Category: Hardware


I had an older but still good computer with two internal hard drives: an old Western Digital Green hard drive and a newer WD Black hard drive. The Green drive had the page file and important backup files. This being Windows 7, it had a full system backup on the WD Green and a Quickbooks backup. The computer kept giving the blue screen error 0x0000007a KERNEL_DATA_INPAGE_ERROR, which according to Microsoft is caused by bad hardware or bad RAM. So my first thought was the WD Green drive was bad because, again from Microsoft, the blue screen “indicates that the requested page of kernel data from the paging file could not be read into memory.” Since the page file was on the old WD Green drive and since Windows had trouble reading the page file, it must be that drive or bad RAM.

Turns out, there were 3 causes of this blue screen. The WD Green drive was, in fact, bad. I put it in my computer and tested it to be sure, and it was bad. So I bought a SSD, shrank and cloned the WD Black drive to it, and repurposed the WD Black drive into what the WD Green drive was being used for. Except I put the page file on the SSD. After doing this, the same blue screen still appeared. So the second guess was bad memory. Which also, in fact, was defective as a memory test discovered. So I fixed that problem as well.

But the same blue screen kept appearing. I finally figured out the hard drive cable was bad. I replaced that cable and the machine hasn’t had a blue screen since. At the end of the day I concluded that while all the bad memory and bad hard drive did not help, it was not the root cause of the blue screen.

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I do not have a 4K UHD TV just yet, but I do have a 4K monitor. But I am curious as about all this. The goal is to play such movies on a PC, specifically a home theater PC. I may not ever do that, but I do need to know how. The programs to play such movies has yet to be released. UHD Blu-Rays require much more space than traditional Blu-Rays discs. A HD movie can fit on a 50 GB Blu-Ray disc just fine. This means you need a certain Blu-Ray drive.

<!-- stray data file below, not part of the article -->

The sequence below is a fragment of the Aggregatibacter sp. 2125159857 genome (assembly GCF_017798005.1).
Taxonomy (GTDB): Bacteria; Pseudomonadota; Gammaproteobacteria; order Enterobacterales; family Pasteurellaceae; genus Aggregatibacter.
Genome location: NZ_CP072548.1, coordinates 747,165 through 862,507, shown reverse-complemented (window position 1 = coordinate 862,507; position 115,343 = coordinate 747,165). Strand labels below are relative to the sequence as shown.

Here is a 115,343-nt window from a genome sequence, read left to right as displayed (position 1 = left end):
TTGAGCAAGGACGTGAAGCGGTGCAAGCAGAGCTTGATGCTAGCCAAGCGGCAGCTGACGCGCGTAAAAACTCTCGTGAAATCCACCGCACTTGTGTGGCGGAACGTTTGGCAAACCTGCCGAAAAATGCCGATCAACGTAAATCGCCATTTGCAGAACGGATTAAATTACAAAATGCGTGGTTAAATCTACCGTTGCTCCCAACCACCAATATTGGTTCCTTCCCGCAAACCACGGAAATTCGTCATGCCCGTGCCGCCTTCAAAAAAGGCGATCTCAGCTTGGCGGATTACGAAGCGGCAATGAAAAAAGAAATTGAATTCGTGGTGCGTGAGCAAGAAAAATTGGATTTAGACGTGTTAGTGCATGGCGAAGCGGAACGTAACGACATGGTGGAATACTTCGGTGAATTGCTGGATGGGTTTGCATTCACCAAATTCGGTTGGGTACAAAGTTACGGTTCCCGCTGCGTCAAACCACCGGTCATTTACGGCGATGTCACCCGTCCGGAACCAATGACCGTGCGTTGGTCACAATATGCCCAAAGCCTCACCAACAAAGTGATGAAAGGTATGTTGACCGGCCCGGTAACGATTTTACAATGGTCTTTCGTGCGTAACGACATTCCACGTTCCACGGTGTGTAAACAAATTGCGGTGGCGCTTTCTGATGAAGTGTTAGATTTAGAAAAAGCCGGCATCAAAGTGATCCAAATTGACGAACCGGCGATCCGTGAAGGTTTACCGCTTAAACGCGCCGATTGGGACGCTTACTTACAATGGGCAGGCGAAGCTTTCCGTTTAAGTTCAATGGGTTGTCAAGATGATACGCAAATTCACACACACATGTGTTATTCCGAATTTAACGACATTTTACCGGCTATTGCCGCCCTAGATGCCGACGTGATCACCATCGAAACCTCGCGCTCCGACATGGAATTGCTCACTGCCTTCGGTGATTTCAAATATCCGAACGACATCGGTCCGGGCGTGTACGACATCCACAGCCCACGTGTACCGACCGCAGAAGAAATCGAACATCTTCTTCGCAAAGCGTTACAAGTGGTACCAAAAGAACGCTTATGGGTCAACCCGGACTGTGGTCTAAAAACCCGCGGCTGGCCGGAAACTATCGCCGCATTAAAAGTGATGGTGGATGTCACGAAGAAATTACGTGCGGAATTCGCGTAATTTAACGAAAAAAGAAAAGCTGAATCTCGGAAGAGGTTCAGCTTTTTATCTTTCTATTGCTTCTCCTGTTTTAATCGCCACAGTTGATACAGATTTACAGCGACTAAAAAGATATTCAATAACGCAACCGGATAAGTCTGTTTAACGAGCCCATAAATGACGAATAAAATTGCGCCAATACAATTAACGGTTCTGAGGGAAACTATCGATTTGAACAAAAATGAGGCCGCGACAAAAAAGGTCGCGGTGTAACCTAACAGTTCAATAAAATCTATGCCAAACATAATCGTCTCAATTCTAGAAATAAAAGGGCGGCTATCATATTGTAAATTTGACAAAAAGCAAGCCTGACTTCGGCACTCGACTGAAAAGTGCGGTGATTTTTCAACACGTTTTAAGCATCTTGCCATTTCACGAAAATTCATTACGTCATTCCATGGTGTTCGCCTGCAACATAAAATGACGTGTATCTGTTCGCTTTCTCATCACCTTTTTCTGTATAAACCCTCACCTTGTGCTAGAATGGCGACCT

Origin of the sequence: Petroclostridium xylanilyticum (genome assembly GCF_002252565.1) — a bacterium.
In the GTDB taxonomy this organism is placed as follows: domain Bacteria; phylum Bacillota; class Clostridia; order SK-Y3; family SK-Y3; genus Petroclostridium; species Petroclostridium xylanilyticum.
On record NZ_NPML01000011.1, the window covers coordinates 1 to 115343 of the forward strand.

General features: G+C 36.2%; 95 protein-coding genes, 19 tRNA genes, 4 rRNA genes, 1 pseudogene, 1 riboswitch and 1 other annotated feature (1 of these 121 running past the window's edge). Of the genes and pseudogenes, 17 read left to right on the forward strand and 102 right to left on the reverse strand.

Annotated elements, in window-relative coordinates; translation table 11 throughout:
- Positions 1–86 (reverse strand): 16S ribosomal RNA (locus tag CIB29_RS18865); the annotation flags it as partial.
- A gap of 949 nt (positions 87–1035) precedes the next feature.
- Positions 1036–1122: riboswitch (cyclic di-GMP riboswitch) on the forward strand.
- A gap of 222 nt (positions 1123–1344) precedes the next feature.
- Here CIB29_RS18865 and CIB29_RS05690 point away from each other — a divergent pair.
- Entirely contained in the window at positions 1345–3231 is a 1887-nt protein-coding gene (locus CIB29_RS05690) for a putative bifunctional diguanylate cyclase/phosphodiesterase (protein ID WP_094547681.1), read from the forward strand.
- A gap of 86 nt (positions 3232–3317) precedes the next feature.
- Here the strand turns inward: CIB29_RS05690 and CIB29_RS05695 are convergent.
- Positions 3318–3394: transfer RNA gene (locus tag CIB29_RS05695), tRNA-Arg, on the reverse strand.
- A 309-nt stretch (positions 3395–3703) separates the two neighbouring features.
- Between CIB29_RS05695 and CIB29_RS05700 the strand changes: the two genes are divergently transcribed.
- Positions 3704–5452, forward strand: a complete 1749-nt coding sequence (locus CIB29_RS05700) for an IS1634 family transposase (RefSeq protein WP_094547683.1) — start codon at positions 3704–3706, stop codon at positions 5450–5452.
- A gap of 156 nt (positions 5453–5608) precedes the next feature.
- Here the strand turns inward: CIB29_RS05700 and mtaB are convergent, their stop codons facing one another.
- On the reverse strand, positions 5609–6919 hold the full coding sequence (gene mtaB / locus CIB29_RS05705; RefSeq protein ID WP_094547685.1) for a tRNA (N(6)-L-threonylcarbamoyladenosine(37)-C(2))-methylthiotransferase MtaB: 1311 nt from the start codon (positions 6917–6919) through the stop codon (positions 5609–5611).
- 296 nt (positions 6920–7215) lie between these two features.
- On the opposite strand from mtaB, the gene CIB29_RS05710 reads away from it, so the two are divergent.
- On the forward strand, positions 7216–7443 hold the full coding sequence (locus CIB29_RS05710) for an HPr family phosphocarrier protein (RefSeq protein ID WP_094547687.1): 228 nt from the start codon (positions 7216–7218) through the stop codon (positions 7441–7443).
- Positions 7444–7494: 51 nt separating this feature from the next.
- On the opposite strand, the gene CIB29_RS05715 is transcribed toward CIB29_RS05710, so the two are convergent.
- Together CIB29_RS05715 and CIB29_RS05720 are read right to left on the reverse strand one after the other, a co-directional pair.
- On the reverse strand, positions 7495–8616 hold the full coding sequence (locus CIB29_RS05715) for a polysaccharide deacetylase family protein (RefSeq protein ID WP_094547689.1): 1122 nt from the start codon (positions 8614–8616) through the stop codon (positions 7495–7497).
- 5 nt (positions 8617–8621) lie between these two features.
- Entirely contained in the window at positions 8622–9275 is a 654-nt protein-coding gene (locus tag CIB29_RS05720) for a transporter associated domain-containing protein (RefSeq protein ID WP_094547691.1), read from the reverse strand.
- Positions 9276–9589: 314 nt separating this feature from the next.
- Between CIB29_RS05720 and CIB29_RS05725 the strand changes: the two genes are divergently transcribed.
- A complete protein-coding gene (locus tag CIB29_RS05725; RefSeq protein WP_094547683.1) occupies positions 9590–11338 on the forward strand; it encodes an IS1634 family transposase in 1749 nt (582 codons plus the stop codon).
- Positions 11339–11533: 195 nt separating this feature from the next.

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Many of my customers are confused about the various cable standards. This blog post will explain in just a little detail what each cable standard is and what is the purpose of it. But it will only deal with external cables, not the ones inside your computer.

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I currently own the Asus RT-AC66U router and I love it. I’ve had it for over a year and it has been steady as a rock. But with this “cloud first, mobile first” (and customer last) philosophy of Microsoft, I was looking for a way to make my router block all that tracking that is in Windows 10 and trying to be in Windows 7 and 8. Block it at the router level and Microsoft can’t do a thing about it. According to Asus, the RT-AC66U router supports DD-WRT. This is a requirement. If your Asus router does not support DD-WRT, then this how-to will not help. Fortunately you don’t need to install DD-WRT. DD-WRT can a pain to install on a router. You do need to install the Merlin firmware, which you can download here.

This is an advanced how-to meant for more technical people.

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One of my customers had a server that would not boot.  In fact, it would turn off after about 20 to 30 seconds while the BIOS was initializing and then the red health light would flash. What was causing this was the backplane adapter that converted the SAS RAID hard drive controller to 5 SATA hard drives. I disconnected the SAS cable and the server did not shut down. After I let the BIOS finish, I then reconnected the SAS cable to the backplane and the server booted normally.

However, I did try other options. If you have a problem with your ProLiant server, try these additional solutions:

  • Find the system maintenance switch. These are tiny DIP switches somewhere on the motherboard. Flip switch 6, which is a switch to reset the configuration, and turn on the server.  The server case should have a diagram of where everything is at, be sure to double-check to see if switch 6 does this. Be sure to flip the switch back when done.
  • Remove the BIOS battery and unplug the server for 2 or 3 minutes to reset the BIOS to the default. Put the battery back in and start the server. If successful, put more memory in one at a time. If unsuccessful, put a different memory stick in and then keep trying.
  • Remove all the memory. Then put just one stick back in and see if the server boots. The memory may be under a heat shield, so be sure the put anything related to cooling back in the server.
  • Try all three of the above at the same time.
  • If none of these work, there is likely a more serious problem.